if isinstance(data, dict):
                if "__ref" in data:
                    return resolve_refs(root[data["__ref"]], root)
                else:
                    return {k: resolve_refs(v, root) for k, v in data.items()}
            elif isinstance(data, list):
                return [resolve_refs(i, root) for i in data]
            else:
                return data

        return resolve_refs(apollo_data.get("ROOT_QUERY") or apollo_data, apollo_data)
    
    return _unpack_apollo_data(data)

Our parser above will take the HTML text, then find a <script> node that contains apolloCache or search for the apolloState through the HTML and extract the cache objects. Let's take a look at how it handles Glassdoor's job page:

Python
ScrapFly
import asyncio
import json
import httpx
import re
from typing import Dict, List, Tuple, Optional
from parsel import Selector
from urllib.parse import urljoin

session = httpx.AsyncClient(
    timeout=httpx.Timeout(30.0),
    cookies={"tldp": "1"},
    follow_redirects=True,
)

def find_hidden_data(result: httpx.Response) -> dict:
    """
    Extract hidden web cache (Apollo Graphql framework) from Glassdoor page HTML
    It's either in NEXT_DATA script or direct apolloState js variable
    """
    # data can be in __NEXT_DATA__ cache
    selector = Selector(result.text)
    data = selector.css("script#__NEXT_DATA__::text").get()
    if data:
        data = json.loads(data)["props"]["pageProps"]["apolloCache"]
    else:  # or in direct apolloState cache
        data = re.findall(r'apolloState":\s*({.+})};', result.text)[0]
        data = json.loads(data)

    def _unpack_apollo_data(apollo_data):
        """
        Glassdoor uses Apollo GraphQL client and the dataset is a graph of references.
        This function unpacks the __ref references to actual values.
        """

        def resolve_refs(data, root):
            if isinstance(data, dict):
                if "__ref" in data:
                    return resolve_refs(root[data["__ref"]], root)
                else:
                    return {k: resolve_refs(v, root) for k, v in data.items()}
            elif isinstance(data, list):
                return [resolve_refs(i, root) for i in data]
            else:
                return data

        return resolve_refs(apollo_data.get("ROOT_QUERY") or apollo_data, apollo_data)
    
    return _unpack_apollo_data(data)


def parse_jobs(result: httpx.Response) -> Tuple[List[Dict], List[str]]:
    """Parse Glassdoor jobs page for job data and other page pagination urls"""
    cache = find_hidden_data(result)
    job_cache = next(v for k, v in cache.items() if k.startswith("jobListings"))
    jobs = [v["jobview"]["header"] for v in job_cache["jobListings"]]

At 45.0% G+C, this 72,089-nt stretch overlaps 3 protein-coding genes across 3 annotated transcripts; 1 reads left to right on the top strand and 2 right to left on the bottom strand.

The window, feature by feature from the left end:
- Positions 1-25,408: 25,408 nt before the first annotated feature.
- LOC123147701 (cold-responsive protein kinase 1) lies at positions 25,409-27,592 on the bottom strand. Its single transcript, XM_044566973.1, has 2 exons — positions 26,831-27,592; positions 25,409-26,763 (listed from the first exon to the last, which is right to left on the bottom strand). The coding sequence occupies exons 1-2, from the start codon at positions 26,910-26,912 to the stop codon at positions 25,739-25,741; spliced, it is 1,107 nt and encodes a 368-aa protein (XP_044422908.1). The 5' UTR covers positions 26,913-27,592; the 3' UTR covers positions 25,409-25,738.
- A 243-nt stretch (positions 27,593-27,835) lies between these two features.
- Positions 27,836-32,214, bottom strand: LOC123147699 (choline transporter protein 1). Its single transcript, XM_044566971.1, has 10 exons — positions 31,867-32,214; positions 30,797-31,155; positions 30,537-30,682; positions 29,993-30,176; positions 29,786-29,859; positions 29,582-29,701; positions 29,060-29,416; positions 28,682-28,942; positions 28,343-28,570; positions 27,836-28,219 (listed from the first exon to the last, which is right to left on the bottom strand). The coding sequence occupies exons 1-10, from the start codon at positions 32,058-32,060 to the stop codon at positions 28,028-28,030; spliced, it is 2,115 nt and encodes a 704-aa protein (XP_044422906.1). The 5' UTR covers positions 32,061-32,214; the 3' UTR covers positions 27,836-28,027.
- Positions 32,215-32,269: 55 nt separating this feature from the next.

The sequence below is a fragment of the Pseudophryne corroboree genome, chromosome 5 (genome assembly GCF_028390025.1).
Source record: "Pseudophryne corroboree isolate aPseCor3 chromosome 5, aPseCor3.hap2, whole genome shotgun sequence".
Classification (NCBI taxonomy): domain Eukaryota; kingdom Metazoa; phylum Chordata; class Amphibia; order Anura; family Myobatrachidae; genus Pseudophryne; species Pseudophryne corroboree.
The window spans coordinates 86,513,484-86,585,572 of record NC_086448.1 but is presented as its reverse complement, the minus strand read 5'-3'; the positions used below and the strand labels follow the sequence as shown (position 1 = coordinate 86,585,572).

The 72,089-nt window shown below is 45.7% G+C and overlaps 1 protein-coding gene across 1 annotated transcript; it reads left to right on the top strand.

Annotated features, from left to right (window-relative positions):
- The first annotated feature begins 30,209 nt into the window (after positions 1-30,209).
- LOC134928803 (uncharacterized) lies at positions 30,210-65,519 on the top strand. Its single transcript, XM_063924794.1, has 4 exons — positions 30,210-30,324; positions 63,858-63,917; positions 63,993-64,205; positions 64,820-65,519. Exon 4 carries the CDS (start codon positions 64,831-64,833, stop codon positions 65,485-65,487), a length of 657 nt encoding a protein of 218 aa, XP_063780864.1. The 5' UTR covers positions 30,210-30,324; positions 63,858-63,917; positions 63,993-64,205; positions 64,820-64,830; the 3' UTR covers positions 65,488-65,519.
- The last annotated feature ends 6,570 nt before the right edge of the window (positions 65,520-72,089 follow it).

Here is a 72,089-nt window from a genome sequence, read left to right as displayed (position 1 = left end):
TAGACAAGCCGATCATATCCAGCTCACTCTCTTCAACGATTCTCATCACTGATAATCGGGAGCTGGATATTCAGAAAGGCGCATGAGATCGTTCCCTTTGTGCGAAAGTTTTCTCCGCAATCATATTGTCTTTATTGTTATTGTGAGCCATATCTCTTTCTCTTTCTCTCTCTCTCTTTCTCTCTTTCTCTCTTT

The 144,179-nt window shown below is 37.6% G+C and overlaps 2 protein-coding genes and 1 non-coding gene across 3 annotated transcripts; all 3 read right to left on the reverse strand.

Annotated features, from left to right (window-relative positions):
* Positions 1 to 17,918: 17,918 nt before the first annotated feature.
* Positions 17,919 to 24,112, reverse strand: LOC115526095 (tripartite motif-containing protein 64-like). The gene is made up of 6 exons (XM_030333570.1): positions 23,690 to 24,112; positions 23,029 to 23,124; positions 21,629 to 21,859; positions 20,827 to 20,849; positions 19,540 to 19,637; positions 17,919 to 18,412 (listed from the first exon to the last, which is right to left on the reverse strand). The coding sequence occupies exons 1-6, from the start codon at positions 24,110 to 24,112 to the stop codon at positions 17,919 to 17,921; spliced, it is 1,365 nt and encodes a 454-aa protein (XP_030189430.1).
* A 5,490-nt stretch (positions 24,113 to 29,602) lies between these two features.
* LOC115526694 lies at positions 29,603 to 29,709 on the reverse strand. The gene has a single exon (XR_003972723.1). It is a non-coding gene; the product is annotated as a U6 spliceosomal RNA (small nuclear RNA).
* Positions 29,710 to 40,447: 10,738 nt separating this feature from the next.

other_pages = [
        urljoin(result.context["url"], page["urlLink"])
        for page in job_cache["paginationLinks"]
        if page["isCurrentPage"] is False
    ]
    return jobs, other_pages


def change_page(url: str, page: int) -> str:
    """update page number in a glassdoor url"""
    new = re.sub("(?:_P\d+)*.htm", f"_P{page}.htm", url)
    assert new != url
    return new


async def scrape_jobs(employer_name: str, employer_id: str, max_pages: Optional[int] = None) -> List[Dict]:
    """Scrape job listings"""
    # scrape first page of jobs:
    first_page = await session.get(
        url=f"https://www.glassdoor.com/Jobs/{employer_name}-Jobs-E{employer_id}.htm?filter.countryId={session.cookies.get('tldp') or 0}",
    )
    jobs, other_page_urls = parse_jobs(first_page)

    _total_pages = len(other_page_urls) + 1
    if max_pages and _total_pages > max_pages:
        other_page_urls = other_page_urls[:max_pages]

    print(f"scraped first page of jobs, scraping remaining {_total_pages - 1} pages")
    other_pages = [
        session.get(
            url=change_page(first_page.url, page),
        )
        for page in range(2, _total_pages + 1)
    ]
    for result in await asyncio.gather(*other_pages):
        jobs.extend(parse_jobs(result)[0])
    return jobs


async def main():
    jobs = await scrape_jobs("eBay", "7853")
    print(json.dumps(jobs, indent=2))
import asyncio
import json
import re
from typing import Dict, List, Optional, Tuple
from scrapfly import ScrapeApiResponse, ScrapeConfig, ScrapflyClient
from urllib.parse import urljoin

client = ScrapflyClient(key="YOUR SCRAPFLY KEY")
    
BASE_CONFIG = {
    "country": "US",
    "asp": True,
    "cookies": {"tldp": "1"}
}

def find_hidden_data(result: ScrapeApiResponse) -> dict:
    """
    Extract hidden web cache (Apollo Graphql framework) from Glassdoor page HTML
    It's either in NEXT_DATA script or direct apolloState js variable
    """
    # data can be in __NEXT_DATA__ cache
    data = result.selector.css("script#__NEXT_DATA__::text").get()